Craig Lee: 115th, ¤193,334

Grade: C+

Making it into the all-important top 115 on the money list straight off the Challenge Tour is no mean feat. So Lee is to be commended for doing so, especially on the back of only one top-ten finish, at the Irish Open. As you’d expect, his statistics weren’t hugely impressive either, but they were pretty good for a man finding his way in the big league. Let’s hope Lee takes advantage of his hard-won ability to plan his schedule with a bit more certainty and kicks on in 2013.

Alastair Forsyth: 133rd, ¤143,109

Grade: D

Having failed to win his way through the 108-hole ordeal that is the qualifying school, Forsyth was yet another victim of a European Tour system that is simply unfair. Consigned to play only sporadically and then mostly in the lower-paying events, Forsyth actually did quite well to get as close as he did to regaining his card. Only five times in 17 starts did he miss the cut, but only twice did he record a top-ten finish. For this likeable soul, the struggle continues.

Colin Montgomerie: 134th, ¤136,355

Grade: F

Twenty-one starts. Eleven missed cuts. One top-ten. For goodness sake man, give it up and start playing with men your own age.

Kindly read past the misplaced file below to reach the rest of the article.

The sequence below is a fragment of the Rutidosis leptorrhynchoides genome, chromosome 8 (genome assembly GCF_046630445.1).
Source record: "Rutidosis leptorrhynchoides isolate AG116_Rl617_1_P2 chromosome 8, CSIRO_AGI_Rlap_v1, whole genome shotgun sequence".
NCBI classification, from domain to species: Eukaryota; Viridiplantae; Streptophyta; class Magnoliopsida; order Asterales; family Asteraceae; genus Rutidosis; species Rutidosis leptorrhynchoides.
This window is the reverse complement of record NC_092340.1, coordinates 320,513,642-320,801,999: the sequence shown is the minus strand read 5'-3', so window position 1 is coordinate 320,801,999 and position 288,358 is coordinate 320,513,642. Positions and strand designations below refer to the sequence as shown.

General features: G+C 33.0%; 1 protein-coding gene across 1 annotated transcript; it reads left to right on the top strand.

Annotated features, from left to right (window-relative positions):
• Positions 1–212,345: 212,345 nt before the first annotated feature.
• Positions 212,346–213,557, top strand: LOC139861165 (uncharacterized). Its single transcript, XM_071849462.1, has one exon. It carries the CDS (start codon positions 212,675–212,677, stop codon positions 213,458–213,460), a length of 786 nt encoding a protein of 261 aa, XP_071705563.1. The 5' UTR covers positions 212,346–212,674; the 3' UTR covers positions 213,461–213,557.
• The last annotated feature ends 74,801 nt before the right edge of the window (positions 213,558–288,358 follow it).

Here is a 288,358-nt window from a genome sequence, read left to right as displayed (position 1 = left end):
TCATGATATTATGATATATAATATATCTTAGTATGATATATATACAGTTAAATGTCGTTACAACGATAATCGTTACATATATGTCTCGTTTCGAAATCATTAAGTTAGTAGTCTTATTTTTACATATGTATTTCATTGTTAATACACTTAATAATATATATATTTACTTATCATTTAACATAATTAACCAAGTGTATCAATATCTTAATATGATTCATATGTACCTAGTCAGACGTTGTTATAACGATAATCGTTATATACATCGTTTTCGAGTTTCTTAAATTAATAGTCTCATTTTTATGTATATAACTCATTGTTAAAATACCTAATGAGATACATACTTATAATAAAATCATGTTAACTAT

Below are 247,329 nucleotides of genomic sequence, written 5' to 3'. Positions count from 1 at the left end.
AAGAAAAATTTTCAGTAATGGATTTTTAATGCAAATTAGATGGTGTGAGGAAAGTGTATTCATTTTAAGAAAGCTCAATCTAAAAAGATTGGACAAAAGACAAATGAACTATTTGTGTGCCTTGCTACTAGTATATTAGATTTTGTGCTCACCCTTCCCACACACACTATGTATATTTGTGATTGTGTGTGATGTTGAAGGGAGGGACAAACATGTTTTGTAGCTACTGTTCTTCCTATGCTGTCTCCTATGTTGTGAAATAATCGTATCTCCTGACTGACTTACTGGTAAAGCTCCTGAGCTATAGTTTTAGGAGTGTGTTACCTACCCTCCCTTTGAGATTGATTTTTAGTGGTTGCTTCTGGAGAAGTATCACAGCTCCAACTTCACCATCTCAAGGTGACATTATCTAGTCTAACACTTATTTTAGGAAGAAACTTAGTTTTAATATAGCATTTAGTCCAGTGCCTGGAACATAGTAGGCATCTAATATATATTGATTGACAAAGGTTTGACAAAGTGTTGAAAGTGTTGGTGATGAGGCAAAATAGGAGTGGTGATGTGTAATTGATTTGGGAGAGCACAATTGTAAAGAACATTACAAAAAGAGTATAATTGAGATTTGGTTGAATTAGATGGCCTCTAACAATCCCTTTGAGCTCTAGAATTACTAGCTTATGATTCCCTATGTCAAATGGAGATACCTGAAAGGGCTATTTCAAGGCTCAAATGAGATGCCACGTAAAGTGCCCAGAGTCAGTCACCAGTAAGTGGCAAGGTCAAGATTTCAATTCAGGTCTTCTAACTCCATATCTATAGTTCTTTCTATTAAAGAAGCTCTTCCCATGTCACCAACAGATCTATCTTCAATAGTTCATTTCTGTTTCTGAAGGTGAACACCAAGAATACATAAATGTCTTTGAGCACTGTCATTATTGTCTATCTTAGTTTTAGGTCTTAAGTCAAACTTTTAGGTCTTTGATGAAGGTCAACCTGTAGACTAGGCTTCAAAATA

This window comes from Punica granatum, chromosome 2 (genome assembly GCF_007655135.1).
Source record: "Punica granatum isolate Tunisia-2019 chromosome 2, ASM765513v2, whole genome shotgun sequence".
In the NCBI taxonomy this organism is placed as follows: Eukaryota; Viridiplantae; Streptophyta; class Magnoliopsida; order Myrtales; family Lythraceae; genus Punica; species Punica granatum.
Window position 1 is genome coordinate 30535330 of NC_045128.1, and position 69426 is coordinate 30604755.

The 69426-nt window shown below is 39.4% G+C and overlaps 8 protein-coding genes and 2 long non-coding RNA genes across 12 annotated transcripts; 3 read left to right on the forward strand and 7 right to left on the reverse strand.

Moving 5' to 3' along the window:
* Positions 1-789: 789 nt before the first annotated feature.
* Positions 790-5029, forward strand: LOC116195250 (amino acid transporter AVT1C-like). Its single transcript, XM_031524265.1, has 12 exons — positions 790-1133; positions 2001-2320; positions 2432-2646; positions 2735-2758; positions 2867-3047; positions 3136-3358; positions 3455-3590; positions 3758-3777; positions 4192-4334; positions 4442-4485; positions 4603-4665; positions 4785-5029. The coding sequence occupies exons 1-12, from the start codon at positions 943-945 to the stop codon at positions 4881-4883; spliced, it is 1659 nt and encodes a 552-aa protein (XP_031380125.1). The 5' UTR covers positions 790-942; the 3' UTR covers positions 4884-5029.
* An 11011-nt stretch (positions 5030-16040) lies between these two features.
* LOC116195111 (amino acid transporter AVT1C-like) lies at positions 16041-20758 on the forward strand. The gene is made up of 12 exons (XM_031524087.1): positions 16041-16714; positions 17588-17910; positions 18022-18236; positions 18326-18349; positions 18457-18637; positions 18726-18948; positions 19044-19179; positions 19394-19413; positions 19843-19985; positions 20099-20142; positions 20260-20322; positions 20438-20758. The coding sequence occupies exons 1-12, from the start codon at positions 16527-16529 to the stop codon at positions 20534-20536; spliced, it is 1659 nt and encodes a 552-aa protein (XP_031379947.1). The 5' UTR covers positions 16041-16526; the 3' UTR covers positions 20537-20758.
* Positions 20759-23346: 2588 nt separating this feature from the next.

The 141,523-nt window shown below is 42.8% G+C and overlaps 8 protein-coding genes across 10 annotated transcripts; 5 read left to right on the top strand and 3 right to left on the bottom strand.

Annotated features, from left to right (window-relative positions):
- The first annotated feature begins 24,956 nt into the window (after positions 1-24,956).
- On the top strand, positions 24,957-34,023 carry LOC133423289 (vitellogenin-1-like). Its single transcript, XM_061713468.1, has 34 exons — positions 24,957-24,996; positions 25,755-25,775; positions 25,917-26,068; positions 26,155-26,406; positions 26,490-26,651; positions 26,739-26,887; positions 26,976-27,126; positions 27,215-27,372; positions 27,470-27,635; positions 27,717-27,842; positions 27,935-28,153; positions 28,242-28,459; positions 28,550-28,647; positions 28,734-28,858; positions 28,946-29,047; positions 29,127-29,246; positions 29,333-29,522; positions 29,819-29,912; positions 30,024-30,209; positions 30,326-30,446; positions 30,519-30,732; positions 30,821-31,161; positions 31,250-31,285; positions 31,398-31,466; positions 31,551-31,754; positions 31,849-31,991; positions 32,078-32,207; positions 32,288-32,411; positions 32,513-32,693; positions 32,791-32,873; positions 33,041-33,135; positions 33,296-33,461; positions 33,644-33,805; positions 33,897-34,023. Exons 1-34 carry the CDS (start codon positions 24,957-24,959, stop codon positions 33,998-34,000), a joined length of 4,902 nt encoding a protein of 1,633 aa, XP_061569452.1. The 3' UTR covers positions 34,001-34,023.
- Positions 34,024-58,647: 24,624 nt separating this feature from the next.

George Murray: 155th, ¤97,303

Grade: E

For Murray, 2012 was first disappointing, then painful. One year on from spectacularly gaining his card with a second-place finish in the 2011 Dunhill Links Championship, the 29-year-old Fifer never really looked like keeping those hard-earned playing privileges. Nineteen missed cuts from 28 appearances clearly indicate many weeks of struggle, before a double-bogey on the 108th hole of the qualifying school meant he missed out on his 2013 card by one agonising shot. Ouch.

Gary Orr: 159th, ¤93,350

Grade: E

Having gone to the trouble of winning the eighth card at the 2011 Qualifying School, 2012 was a harrowing year for the popular 45-year-old Helensburgh native. Hampered by injury – and his relatively lowly status – Orr managed only 16 starts, although the year ended on a happier note when he won back his card – albeit just – at the recent Q-school. He is, incidentally, the oldest player ever to perform that feat.

Steven O’Hara: 185th, ¤57,184

Grade: F

Like Orr, O’Hara won his card back at the 2011 school. But, again, like Orr, he failed to take advantage. A beautiful striker of the ball, the former Scottish Amateur champion and Walker Cup player was ranked 234th in “putts per round” this year. Need we say more?